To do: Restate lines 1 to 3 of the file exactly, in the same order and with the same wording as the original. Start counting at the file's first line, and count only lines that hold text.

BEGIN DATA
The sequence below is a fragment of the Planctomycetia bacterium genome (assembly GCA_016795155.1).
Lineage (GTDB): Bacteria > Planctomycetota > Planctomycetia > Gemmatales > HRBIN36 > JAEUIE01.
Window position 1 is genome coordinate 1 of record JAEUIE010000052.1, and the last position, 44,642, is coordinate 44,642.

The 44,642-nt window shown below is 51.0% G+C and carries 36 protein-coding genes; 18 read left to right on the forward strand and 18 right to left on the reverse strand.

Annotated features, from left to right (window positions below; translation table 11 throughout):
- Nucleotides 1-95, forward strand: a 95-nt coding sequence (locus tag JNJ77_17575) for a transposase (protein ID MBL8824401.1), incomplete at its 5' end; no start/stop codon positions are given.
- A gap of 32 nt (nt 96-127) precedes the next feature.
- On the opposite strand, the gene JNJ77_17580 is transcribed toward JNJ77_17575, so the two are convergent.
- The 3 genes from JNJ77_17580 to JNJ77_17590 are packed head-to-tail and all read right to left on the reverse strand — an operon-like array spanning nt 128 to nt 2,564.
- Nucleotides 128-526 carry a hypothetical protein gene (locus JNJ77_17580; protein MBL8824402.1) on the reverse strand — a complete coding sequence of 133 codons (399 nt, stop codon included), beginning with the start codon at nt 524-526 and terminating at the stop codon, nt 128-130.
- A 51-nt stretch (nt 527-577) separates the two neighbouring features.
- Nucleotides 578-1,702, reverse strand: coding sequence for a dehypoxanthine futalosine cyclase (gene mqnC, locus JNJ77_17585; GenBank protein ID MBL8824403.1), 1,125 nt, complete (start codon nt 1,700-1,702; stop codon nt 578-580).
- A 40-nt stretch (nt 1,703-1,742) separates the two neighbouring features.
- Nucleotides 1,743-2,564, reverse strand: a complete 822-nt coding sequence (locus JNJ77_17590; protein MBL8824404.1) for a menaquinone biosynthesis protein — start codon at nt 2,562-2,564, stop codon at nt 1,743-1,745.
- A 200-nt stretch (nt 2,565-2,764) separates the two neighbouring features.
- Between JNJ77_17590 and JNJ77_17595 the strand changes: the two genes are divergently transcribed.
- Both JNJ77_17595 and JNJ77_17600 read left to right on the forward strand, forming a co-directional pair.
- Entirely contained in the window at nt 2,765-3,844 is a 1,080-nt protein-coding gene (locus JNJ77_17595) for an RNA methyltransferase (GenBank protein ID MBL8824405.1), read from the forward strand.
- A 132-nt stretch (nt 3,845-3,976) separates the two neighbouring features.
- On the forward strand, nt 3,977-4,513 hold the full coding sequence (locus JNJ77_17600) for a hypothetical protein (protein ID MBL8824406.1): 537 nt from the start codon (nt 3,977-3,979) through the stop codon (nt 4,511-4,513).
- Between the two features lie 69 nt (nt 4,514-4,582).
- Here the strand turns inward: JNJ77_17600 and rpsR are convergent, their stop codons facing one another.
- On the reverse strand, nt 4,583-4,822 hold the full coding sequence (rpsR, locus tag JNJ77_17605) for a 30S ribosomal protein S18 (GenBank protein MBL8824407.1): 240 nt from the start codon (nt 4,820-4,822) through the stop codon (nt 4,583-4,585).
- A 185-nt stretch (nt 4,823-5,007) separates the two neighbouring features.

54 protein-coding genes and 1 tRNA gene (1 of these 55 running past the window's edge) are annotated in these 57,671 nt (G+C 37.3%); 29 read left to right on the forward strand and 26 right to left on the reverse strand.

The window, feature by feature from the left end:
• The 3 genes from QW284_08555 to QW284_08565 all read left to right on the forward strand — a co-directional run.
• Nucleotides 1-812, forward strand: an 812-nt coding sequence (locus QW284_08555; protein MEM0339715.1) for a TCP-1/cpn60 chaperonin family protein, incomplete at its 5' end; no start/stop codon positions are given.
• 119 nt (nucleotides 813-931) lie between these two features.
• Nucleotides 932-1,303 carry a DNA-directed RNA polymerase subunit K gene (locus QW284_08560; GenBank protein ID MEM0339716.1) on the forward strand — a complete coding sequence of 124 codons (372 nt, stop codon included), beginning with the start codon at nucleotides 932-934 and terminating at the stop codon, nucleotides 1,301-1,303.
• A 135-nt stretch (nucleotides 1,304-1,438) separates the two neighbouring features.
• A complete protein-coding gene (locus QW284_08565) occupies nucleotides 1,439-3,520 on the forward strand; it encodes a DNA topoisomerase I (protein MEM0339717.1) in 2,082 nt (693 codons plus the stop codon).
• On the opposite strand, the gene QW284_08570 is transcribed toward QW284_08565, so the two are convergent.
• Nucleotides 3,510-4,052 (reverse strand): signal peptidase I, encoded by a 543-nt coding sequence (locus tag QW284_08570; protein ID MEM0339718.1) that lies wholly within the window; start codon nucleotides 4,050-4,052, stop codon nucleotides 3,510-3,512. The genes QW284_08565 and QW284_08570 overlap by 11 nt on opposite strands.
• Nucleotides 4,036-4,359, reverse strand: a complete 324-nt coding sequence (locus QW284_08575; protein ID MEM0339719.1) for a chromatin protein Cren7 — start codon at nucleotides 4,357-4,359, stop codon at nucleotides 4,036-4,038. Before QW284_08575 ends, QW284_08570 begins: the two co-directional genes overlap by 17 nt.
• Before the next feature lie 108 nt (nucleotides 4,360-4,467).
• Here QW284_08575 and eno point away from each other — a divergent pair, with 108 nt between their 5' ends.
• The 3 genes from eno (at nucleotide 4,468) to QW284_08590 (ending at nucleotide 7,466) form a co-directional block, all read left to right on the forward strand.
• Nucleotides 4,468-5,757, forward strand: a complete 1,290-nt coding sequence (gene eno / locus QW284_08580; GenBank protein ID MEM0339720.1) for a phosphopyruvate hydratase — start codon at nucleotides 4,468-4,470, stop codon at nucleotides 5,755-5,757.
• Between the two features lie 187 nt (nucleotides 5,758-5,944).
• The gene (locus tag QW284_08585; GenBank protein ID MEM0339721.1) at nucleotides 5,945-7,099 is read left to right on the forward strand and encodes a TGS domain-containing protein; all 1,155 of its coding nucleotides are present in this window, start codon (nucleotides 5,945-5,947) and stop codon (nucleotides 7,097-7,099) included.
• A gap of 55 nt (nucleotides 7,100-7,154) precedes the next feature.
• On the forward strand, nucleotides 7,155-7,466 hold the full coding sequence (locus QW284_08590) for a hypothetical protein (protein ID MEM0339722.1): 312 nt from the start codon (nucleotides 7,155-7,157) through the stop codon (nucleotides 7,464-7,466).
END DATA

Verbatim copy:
The sequence below is a fragment of the Planctomycetia bacterium genome (assembly GCA_016795155.1).
Lineage (GTDB): Bacteria > Planctomycetota > Planctomycetia > Gemmatales > HRBIN36 > JAEUIE01.
Window position 1 is genome coordinate 1 of record JAEUIE010000052.1, and the last position, 44,642, is coordinate 44,642.